"The work of priestly formation these days must involve a strong catechetical component since so many of our people have been deficiently formed. The resources you provide are allowing the Church to do a better job in preparing Catholics to know and defend their faith more effectively."
~ Fr. James, Director of Priestly Formation, Pittsburgh
The Greek roots of the term "Catholic" mean "according to (kata-) the whole (holos)," or more colloquially, "universal." At the beginning of the second century, we find in the letters of Ignatius the first surviving use of the term "Catholic" in reference to the Church. At that time, or shortly thereafter, it was used to refer to a single, visible communion, separate from others.
People often ask, "How should I begin to train myself to defend my faith? How do I prepare for the inevitable knock on the door? I don’t want to have to stand there open-mouthed." The best place to start your homework is the Bible. Almost every American home has one.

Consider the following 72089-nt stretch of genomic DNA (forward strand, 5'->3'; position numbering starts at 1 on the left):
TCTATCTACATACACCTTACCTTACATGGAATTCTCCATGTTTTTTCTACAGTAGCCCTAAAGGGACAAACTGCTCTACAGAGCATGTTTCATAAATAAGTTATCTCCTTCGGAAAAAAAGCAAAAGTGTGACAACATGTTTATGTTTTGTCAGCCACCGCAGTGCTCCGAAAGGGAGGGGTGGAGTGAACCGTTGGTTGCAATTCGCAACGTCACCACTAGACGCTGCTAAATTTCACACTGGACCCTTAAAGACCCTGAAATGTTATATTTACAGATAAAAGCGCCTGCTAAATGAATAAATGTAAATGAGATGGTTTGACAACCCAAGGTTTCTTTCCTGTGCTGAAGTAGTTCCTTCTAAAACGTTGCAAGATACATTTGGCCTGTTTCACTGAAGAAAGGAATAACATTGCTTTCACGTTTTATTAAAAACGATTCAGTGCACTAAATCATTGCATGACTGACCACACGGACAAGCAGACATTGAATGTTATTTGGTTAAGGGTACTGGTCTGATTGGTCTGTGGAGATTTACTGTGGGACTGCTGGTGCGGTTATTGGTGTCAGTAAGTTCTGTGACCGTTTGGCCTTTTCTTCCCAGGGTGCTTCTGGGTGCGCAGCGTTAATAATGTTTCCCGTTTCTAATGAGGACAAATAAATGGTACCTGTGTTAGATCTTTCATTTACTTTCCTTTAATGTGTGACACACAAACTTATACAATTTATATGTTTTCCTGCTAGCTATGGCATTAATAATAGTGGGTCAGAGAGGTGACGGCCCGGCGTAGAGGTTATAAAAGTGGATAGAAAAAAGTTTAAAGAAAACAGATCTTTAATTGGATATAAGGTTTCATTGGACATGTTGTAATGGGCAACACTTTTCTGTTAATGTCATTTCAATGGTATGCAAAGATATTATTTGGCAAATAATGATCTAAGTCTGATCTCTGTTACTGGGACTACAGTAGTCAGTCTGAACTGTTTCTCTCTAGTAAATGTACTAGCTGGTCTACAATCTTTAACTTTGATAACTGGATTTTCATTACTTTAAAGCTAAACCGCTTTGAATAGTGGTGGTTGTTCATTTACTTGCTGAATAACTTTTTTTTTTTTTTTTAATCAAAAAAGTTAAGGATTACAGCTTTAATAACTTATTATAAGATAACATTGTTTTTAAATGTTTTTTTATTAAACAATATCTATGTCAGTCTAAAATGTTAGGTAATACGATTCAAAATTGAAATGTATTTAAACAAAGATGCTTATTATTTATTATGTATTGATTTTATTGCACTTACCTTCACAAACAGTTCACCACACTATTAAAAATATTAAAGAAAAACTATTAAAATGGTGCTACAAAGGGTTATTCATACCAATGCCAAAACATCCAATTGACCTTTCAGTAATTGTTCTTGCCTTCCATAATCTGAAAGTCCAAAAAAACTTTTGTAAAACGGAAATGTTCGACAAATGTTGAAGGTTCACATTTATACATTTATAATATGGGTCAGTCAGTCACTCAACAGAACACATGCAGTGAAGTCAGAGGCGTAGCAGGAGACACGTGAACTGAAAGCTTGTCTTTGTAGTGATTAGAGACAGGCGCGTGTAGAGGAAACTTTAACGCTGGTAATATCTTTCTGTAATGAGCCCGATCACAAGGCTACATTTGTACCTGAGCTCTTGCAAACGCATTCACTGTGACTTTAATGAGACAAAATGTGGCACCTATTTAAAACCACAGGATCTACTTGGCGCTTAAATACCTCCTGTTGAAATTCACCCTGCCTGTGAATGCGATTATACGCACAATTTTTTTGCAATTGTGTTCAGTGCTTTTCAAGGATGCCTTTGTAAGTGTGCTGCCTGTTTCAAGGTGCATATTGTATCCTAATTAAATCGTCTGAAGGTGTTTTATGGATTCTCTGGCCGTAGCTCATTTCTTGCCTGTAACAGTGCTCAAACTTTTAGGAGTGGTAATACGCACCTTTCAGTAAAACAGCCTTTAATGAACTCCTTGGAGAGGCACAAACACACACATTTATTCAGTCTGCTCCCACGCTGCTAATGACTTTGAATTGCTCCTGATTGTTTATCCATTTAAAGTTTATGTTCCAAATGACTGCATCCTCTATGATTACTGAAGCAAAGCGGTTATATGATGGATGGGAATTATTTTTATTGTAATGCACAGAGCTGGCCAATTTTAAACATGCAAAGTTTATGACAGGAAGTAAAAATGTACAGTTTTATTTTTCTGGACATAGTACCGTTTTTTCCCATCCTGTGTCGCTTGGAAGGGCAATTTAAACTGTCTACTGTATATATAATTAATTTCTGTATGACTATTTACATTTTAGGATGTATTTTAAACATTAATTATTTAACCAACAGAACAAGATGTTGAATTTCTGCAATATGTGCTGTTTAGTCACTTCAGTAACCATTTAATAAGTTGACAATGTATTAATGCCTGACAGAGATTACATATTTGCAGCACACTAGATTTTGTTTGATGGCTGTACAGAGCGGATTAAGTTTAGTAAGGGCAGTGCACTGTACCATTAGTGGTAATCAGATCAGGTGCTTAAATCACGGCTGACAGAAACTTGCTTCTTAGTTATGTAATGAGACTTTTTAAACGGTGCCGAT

"Deviating from faith, they are implicated in the darkness of perpetual blindness, although they have the day of Christ and the light of the Church before them; while seeing nothing, they open their mouth as if they knew everything, keen for vain things and dull for things eternal."
~ Ambrose, Bishop, Father and Doctor of the Church, Saint; commenting in the 4th century on the "wise of the world" who look askance at Christianity, a conflict that has existed from the very birth of the Faith (see "Science and the Church").